Peer Tutoring on Computers: Peer Tutoring on Computers

 
 
 
Peer Tutoring on Computers
Students In Action
 
 
Students In Action
 
 
 
Collaborative Student Groups

Peer Tutoring on Computers

When a student is working on the computers, they may ask a peer for help if they haven't successfully figured out how to solve a problem. I emphasize trying something first on your paper to explain what you have tried to your buddy, and ask for ideas they may have. Given the adaptive nature of our BL software, many students are encountering difficult content. I want my students to teach each other how to overcome challenges and persevere. This helps to create a sense of unity along with our motivational BL wall. 

Strategy Resources (3)
Students In Action
 
 
Each student uses our light system to signal when they may need help right away (red), are trying to persevere through a challenge (yellow), or on track (green).
Students In Action
 
 
This picture is an example of how students can ask for help from an expert or peer. Students coach each other after asking what strategies they have tried thus far and if a student hasn't tried something, the coach tells them that they will come back later.
Students In Action
 
 
Each student uses our light system to signal when they may need help right away (red), are trying to persevere through a challenge (yellow), or on track (green).
Students In Action
 
 
This picture is an example of how students can ask for help from an expert or peer. Students coach each other after asking what strategies they have tried thus far and if a student hasn't tried something, the coach tells them that they will come back later.
Freddy Esparza
Aspire Titan Academy
Los Angeles, CA


 

About this strategy

Prep Time:
Moderate
Subject:
Math
Grade:
Third grade
Similar Strategies
Collaborative Student Groups
Problem Solving Investigation

During the Problem Solving Investigation, students are in their teams and are delegating/agreeing on what their next steps and strategies will be during a problem solving investigation. Once they are ready to begin they show the teacher a silent signal, in this case a thumbs-up. They are then dissmissed to begin their investigation using manipulatives and materials they have are given/may select from. During this time each student is given a randomized role based on their drawn number for the session. Then students select strategies to solving the problem and collaborate using the strategies they've selected from our marh strategies card. Once they agree they provide feedback or ask questions in ways to proceed forth/close out the investigation task. The students identify their next steps and are in control of their own learning. I implement this strategy to catalyze stronger teamwork skills and lifelong collaborative abilities.This strategy is developing skill sets students will need in the upper grade levels as well as in college. Basic interpersonal communication and academic language profficiencies can only flourish when ample opportunities are created in the classroom.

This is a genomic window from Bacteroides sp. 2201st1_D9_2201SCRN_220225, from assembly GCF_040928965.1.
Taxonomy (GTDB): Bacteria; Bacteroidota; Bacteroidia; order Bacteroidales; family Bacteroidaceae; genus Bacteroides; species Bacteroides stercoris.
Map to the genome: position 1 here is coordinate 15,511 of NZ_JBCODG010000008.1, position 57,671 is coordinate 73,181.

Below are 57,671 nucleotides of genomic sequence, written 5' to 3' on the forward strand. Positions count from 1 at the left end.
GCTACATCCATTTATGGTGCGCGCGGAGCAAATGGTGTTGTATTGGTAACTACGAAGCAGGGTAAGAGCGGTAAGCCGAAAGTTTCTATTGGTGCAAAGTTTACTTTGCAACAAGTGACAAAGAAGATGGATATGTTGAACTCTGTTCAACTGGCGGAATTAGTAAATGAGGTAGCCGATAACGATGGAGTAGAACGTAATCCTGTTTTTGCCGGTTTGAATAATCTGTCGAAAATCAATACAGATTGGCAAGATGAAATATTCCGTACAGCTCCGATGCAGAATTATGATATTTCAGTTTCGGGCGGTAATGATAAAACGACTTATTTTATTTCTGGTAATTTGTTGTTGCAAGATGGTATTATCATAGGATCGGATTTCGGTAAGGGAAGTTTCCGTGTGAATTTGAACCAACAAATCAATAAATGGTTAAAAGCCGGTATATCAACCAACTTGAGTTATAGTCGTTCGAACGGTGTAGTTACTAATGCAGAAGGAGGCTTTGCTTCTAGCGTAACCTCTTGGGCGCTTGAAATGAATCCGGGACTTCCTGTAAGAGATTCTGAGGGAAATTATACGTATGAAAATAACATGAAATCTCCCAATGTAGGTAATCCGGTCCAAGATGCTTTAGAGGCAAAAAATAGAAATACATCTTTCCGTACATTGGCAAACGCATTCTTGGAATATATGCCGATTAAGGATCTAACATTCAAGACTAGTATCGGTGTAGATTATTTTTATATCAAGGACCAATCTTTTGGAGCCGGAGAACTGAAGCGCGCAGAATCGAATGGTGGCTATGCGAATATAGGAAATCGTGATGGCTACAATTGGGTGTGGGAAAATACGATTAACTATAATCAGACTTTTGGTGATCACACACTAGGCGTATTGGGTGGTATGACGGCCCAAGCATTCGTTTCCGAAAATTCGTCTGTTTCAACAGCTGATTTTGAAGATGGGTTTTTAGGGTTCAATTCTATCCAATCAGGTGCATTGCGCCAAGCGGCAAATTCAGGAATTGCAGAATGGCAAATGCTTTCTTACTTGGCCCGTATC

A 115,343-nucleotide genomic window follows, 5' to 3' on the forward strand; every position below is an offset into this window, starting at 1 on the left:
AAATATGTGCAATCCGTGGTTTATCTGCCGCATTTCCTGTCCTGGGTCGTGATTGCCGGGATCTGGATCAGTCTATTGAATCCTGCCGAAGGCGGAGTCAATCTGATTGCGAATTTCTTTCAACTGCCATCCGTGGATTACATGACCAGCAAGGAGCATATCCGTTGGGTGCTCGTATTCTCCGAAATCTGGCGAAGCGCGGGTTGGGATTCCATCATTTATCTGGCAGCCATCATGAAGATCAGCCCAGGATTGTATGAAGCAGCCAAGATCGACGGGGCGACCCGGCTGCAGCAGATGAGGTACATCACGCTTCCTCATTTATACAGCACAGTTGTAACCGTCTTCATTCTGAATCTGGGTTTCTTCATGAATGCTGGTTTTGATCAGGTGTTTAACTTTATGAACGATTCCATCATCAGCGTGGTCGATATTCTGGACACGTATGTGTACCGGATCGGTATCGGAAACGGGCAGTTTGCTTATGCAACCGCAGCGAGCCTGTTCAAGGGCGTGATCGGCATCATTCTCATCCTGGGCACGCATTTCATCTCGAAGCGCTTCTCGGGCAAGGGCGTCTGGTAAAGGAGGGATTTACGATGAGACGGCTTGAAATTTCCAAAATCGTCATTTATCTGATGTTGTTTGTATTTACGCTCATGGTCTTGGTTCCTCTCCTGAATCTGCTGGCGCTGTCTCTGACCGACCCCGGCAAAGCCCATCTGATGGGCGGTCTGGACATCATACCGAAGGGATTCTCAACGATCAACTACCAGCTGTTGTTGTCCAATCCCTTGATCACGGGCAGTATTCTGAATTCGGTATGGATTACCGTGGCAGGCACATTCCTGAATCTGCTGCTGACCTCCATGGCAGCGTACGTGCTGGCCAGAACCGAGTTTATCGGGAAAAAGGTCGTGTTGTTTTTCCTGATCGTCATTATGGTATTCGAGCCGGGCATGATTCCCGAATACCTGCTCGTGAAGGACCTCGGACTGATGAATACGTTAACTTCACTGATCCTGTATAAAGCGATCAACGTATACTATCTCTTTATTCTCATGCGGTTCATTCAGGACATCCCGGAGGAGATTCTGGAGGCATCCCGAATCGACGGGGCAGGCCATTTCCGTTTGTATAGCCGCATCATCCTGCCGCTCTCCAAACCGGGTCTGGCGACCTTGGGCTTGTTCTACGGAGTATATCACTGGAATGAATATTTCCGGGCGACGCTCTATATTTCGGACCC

Routines and Procedures
Blended Learning Self-Monitoring

Students self monitoring- At the closing of each session students turns and talk to their neighbor about how their session went, what went well, and what a challenge was. This is done so students have support for their sessions, and so the teacher can visually evaluate how the students feel they are doing. The self monitoring also helps students consider what their next steps should be, as well as offer up suggestions on who to ask for help with certain lessons or who the 'ask an expert' go to would be. 


 
Whole-Group Instruction
Mystery Problem

This strategy is a biweekly problem solving investigation on recently learned content. Typically students will be given sample scanned answers that I have hand selected. These problems have been previously solved. Students meet on the carpet for the mystery problem reveal. We also cover what the goal of our session will be using a checklist/success rubric. They are then dismissed to investigate in teams. The students select manipulatives to discuss, develop an agreed upon idea, and critique which student(s) response they agree with/why. If a team finishes early they can work on they "Step ahead" which is harder differentiated task. Finally they use the checklist to self reflect if they were successful during the mystery problem session.

 
 
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